For his part,Delta State Deputy Governor, Mr. Kingsley Otuaro, also reechoed NNRC stance, saying the spate of unemployment among youths is largely responsible for the growing crude oil theft and vandalism of gas installations in the Niger Delta region.

Otuaro disclosed this during the media conference of the  Delta State Advocacy Committee Against Oil and Gas Facilities at Government House Annexe in Warri.

The two-day event with the theme: “Sustaining Peace Building Potentials and Surveillance of Oil and Gas Assets Through Community Engagement” was premised to address the issues of vandalism of oil and gas installation, and illegal bunkering in the Niger Delta  region.

Otuaro at the media chat in Warri, stressed that lack of employment was the major reason most youths indulged in crude oil theft and pipeline vandalism in state.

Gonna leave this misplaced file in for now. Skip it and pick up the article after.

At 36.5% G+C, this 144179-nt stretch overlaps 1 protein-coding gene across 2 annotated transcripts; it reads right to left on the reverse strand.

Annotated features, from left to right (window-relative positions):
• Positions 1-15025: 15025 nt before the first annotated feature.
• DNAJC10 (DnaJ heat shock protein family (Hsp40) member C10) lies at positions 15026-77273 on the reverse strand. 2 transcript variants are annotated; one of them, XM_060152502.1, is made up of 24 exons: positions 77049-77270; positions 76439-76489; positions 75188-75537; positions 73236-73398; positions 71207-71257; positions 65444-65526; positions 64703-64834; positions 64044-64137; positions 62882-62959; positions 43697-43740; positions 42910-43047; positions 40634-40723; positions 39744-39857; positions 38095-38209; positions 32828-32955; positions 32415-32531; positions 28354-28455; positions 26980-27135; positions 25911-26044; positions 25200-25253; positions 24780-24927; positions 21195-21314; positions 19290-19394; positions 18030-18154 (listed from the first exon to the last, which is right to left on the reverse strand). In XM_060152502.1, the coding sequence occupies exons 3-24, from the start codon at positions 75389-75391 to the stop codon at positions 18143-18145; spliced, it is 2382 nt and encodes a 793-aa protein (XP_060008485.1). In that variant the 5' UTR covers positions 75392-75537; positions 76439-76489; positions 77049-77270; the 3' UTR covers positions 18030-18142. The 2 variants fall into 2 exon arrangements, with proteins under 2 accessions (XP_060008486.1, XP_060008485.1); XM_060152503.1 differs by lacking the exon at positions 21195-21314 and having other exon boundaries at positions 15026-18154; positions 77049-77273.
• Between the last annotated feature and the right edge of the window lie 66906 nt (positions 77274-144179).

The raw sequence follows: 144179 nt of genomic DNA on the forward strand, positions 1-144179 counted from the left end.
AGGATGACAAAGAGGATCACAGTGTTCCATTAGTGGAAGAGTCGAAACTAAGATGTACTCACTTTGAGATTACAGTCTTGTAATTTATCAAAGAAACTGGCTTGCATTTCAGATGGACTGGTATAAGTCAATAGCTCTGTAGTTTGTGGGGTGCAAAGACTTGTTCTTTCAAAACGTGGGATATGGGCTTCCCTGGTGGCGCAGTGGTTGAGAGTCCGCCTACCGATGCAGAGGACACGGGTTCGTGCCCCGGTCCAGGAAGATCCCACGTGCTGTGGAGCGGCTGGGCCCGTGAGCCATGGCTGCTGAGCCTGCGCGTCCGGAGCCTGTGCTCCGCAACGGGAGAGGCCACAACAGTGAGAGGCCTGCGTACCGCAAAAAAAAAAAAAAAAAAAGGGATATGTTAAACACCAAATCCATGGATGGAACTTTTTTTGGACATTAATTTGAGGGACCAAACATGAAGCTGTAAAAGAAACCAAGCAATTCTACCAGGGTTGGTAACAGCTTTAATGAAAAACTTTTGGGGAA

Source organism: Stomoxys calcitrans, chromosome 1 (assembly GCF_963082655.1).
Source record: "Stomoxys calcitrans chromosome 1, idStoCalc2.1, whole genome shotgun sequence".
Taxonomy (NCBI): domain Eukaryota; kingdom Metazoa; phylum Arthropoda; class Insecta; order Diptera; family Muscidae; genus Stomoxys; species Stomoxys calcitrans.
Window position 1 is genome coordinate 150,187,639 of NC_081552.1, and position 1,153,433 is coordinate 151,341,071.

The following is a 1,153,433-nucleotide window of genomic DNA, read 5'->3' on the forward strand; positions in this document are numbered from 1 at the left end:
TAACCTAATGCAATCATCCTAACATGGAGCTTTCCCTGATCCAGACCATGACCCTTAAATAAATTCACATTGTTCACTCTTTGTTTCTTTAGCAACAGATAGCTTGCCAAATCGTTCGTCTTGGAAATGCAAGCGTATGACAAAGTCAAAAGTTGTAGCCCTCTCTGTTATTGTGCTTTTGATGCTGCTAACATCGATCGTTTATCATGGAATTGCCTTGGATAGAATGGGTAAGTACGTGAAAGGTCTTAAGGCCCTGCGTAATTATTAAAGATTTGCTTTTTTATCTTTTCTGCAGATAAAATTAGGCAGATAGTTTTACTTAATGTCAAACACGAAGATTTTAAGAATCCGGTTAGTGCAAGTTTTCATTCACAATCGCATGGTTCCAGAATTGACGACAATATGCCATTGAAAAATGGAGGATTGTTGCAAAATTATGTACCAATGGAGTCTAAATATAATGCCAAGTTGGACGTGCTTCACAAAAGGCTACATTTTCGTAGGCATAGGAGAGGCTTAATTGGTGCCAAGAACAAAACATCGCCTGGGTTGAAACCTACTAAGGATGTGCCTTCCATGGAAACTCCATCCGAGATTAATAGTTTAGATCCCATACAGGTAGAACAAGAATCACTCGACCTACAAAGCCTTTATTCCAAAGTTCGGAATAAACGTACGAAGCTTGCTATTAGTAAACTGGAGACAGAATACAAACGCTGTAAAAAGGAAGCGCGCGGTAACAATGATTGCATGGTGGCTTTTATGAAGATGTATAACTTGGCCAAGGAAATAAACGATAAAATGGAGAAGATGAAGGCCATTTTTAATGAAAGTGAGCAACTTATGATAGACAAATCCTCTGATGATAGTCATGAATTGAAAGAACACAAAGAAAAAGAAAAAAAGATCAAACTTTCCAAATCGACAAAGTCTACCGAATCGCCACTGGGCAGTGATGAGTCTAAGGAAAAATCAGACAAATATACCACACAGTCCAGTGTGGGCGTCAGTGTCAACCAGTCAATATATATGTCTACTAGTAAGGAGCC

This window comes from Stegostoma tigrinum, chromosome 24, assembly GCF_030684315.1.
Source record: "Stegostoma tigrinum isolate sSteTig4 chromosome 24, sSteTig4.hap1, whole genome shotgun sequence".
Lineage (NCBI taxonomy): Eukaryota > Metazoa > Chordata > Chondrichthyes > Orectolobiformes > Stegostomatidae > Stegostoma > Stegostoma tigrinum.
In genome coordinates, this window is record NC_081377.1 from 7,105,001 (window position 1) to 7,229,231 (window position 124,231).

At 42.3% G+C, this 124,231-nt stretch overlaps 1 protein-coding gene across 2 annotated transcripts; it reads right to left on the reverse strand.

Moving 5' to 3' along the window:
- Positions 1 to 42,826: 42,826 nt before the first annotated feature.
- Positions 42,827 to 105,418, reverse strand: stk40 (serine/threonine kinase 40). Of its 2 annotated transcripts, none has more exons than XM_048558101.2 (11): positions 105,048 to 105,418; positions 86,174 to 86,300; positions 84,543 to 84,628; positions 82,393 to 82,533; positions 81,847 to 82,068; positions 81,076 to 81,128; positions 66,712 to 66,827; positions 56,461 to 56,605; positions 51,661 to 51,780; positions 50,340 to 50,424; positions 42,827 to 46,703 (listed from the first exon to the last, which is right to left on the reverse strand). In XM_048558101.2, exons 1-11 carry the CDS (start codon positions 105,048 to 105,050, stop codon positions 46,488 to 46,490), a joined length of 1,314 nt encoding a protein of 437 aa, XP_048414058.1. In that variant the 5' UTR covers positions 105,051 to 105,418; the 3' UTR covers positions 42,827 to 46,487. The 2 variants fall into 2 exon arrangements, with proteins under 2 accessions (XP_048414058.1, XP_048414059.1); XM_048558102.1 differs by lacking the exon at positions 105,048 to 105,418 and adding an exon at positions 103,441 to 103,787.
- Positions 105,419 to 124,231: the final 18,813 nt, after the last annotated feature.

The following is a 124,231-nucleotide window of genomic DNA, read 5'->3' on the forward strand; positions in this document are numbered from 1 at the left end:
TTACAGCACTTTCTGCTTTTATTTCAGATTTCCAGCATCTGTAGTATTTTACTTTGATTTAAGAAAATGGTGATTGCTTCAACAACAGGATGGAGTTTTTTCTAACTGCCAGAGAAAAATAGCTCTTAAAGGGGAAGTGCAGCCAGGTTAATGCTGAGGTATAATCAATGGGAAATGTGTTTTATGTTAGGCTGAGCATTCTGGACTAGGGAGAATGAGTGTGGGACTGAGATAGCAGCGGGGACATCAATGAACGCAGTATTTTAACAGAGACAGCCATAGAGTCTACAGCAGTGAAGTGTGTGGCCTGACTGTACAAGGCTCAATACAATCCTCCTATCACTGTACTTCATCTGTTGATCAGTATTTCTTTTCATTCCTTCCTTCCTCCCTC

He added that the state government was doing the needful through programmes centred on the provision of basic skill acquisition for youths.

“The act of criminality against crude oil installations is caused due to unemployment rate in the state, but the state government has been creating skill programme, in line with the SMART agenda of the state.

Also, a former Commander, Nigerian Navy Ship Delta, Aliyu Sule, recently identified impunity and slow pace of adjudication as factors responsible for the persistence of illegal bunkering in the Niger Delta region.

He said the process of trial of arrested suspects for oil theft was slow and encouraged the perpetrators to easily go back into the illicit act.